We operate in a safety-critical environment and, after a couple of ‘near-miss’ events, we would like to introduce CCTV to ensure that our employees are carrying out their roles in line with our health and safety obligations. Are we able to do so and, if so, how should we go about it?
It is possible for employers to monitor their employees and there are a variety of ways in which it can be done. For example, some employers conduct monitoring of internet and email usage to ensure that employees are not accessing inappropriate sites or communicating inappropriately. I’ve outlined below some of the main considerations when introducing CCTV monitoring.
An appropriate first step is to consider the reasons for the monitoring, the impact it may have and whether there are any possible alternatives (otherwise known as an ‘impact assessment’). While a lengthy document in this regard is not required, it may be helpful to have a short note on file stating the need for CCTV and that, while it may impact privacy, it is being used to reduce the risk of accidents in your workplace and is therefore justified.
You should then consider who will be responsible for managing the system and how it will be used. For example, decisions should be made as to what is to be recorded, how it will be stored, who will have access to it and to whom it may be disclosed (e.g. the police or the Health and Safety Executive).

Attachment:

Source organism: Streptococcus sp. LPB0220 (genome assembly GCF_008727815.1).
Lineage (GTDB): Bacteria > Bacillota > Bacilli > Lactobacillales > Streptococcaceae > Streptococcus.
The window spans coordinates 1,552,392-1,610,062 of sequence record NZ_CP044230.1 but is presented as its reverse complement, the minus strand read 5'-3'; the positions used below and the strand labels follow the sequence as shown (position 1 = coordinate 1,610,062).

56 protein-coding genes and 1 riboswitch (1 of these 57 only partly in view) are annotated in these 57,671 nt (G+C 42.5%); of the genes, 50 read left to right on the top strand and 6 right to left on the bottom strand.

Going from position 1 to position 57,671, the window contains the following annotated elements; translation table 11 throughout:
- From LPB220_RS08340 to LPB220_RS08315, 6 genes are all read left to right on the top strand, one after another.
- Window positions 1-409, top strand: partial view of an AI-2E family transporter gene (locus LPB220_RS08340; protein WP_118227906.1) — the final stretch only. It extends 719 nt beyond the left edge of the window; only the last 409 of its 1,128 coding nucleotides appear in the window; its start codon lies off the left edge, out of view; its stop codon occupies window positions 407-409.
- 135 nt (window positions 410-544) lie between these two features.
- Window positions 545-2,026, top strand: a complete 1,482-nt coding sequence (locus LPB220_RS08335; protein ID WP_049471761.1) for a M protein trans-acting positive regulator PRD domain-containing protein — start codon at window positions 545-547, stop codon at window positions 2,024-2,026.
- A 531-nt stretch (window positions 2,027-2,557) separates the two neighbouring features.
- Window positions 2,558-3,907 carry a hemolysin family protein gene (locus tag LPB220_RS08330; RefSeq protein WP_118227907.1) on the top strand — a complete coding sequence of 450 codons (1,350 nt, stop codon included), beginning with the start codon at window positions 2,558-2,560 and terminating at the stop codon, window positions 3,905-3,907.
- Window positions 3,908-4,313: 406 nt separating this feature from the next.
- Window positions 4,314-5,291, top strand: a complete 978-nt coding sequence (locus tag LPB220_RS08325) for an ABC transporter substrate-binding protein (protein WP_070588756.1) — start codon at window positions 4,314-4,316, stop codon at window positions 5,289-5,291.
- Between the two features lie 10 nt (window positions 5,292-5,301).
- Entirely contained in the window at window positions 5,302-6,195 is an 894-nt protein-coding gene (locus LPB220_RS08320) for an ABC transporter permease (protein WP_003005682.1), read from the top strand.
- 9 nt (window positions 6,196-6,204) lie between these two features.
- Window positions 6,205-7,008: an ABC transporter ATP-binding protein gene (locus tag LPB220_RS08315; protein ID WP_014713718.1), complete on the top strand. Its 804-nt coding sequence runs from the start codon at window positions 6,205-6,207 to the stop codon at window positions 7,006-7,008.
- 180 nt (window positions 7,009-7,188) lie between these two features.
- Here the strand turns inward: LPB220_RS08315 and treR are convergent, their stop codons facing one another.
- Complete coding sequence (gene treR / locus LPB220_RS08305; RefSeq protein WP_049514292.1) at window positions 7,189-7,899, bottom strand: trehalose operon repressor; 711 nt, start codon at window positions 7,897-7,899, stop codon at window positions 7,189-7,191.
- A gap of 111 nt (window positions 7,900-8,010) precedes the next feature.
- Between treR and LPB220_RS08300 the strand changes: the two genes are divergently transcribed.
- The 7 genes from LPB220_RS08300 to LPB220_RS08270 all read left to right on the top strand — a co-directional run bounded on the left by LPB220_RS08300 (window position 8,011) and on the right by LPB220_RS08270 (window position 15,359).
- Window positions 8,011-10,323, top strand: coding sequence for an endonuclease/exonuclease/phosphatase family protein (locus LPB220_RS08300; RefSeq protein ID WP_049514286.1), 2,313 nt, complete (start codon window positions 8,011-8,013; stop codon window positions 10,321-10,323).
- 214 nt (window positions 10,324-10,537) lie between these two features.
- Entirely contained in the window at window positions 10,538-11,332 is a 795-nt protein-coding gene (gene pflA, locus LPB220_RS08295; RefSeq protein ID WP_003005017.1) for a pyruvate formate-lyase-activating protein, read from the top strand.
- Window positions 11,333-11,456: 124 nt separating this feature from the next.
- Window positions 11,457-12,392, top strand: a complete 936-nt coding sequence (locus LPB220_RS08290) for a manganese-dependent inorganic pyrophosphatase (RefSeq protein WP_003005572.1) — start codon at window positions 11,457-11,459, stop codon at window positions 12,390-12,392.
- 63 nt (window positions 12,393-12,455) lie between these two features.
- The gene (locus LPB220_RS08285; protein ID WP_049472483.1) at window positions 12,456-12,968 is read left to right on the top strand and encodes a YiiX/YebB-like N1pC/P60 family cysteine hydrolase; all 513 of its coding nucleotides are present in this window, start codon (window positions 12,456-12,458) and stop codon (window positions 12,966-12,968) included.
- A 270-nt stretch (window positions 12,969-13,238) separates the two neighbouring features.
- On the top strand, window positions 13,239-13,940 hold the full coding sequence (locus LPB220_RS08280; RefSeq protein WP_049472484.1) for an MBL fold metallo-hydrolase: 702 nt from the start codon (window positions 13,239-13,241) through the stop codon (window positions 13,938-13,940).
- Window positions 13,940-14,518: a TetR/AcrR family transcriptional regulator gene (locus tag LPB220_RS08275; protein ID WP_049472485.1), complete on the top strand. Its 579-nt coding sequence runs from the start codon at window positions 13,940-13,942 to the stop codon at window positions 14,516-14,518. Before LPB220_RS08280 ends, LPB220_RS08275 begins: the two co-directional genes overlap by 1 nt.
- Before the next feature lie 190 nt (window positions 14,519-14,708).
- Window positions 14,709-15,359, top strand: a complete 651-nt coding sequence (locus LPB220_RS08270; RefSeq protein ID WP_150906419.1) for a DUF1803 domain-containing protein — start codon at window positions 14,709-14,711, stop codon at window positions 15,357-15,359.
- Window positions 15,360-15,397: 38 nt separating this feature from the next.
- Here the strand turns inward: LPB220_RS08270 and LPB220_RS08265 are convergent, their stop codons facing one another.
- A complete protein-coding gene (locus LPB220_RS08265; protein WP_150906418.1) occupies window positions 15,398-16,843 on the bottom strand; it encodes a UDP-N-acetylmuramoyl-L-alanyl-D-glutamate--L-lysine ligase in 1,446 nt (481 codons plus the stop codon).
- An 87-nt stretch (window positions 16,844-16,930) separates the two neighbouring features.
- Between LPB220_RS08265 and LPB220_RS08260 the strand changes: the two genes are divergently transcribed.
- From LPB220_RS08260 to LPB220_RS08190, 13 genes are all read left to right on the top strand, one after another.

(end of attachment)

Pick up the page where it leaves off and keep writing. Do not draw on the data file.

Anyone involved in managing or using the system should also be aware of their obligations under the Data Protection Act, such as ensuring that the footage is destroyed when no longer required.
The next step is to inform your employees that CCTV is being introduced and why (in this case, reference can be made to your goal of reducing workplace accidents). Most importantly, you should make it clear to the employees which areas will be monitored. In addition, signage should be introduced to make it clear to anyone who may be captured on camera (including visitors or customers) that monitoring is taking place and why. The signage should also explain to whom any queries about the CCTV can be made, including their contact details.
Where possible, the cameras themselves should capture only areas of relevance, such as where work is being carried out by your employees. You should avoid focusing cameras on areas where people can reasonably expect privacy, such as changing rooms and third parties’ private property.
On a related note, bear in mind that employees have the right to request access to any information held on them, which in this case could include any recordings of them from the CCTV system. Further information on subject access requests can be obtained in our earlier update from October 2016.
If you have any questions on any of the issues raised in the above article, please contact Seanpaul McCahill.